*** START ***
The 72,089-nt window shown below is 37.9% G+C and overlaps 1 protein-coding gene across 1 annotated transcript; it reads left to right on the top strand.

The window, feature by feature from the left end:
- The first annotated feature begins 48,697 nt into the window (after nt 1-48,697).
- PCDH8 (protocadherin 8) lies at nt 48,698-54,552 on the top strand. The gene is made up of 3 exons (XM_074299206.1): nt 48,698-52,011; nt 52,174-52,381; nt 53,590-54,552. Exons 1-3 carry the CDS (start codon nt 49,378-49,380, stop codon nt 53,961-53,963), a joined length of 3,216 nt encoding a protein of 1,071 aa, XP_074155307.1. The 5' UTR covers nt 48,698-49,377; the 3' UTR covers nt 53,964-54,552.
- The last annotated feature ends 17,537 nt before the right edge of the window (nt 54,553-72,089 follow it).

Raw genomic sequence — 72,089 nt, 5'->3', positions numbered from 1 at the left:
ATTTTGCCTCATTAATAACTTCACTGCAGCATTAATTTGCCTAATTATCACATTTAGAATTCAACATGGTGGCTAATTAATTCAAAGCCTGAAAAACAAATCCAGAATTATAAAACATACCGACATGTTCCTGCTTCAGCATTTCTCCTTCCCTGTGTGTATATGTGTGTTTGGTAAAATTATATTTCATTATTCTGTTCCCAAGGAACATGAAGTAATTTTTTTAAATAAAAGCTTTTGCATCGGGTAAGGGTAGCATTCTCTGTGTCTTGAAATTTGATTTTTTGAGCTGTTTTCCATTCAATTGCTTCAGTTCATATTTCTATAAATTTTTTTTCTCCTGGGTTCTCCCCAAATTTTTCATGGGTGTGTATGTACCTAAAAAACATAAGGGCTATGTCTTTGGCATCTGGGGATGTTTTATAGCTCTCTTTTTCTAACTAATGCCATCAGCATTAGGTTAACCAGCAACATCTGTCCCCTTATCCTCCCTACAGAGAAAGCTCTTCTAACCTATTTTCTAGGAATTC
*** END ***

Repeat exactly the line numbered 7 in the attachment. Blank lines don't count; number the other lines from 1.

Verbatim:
ATTTTGCCTCATTAATAACTTCACTGCAGCATTAATTTGCCTAATTATCACATTTAGAATTCAACATGGTGGCTAATTAATTCAAAGCCTGAAAAACAAATCCAGAATTATAAAACATACCGACATGTTCCTGCTTCAGCATTTCTCCTTCCCTGTGTGTATATGTGTGTTTGGTAAAATTATATTTCATTATTCTGTTCCCAAGGAACATGAAGTAATTTTTTTAAATAAAAGCTTTTGCATCGGGTAAGGGTAGCATTCTCTGTGTCTTGAAATTTGATTTTTTGAGCTGTTTTCCATTCAATTGCTTCAGTTCATATTTCTATAAATTTTTTTTCTCCTGGGTTCTCCCCAAATTTTTCATGGGTGTGTATGTACCTAAAAAACATAAGGGCTATGTCTTTGGCATCTGGGGATGTTTTATAGCTCTCTTTTTCTAACTAATGCCATCAGCATTAGGTTAACCAGCAACATCTGTCCCCTTATCCTCCCTACAGAGAAAGCTCTTCTAACCTATTTTCTAGGAATTC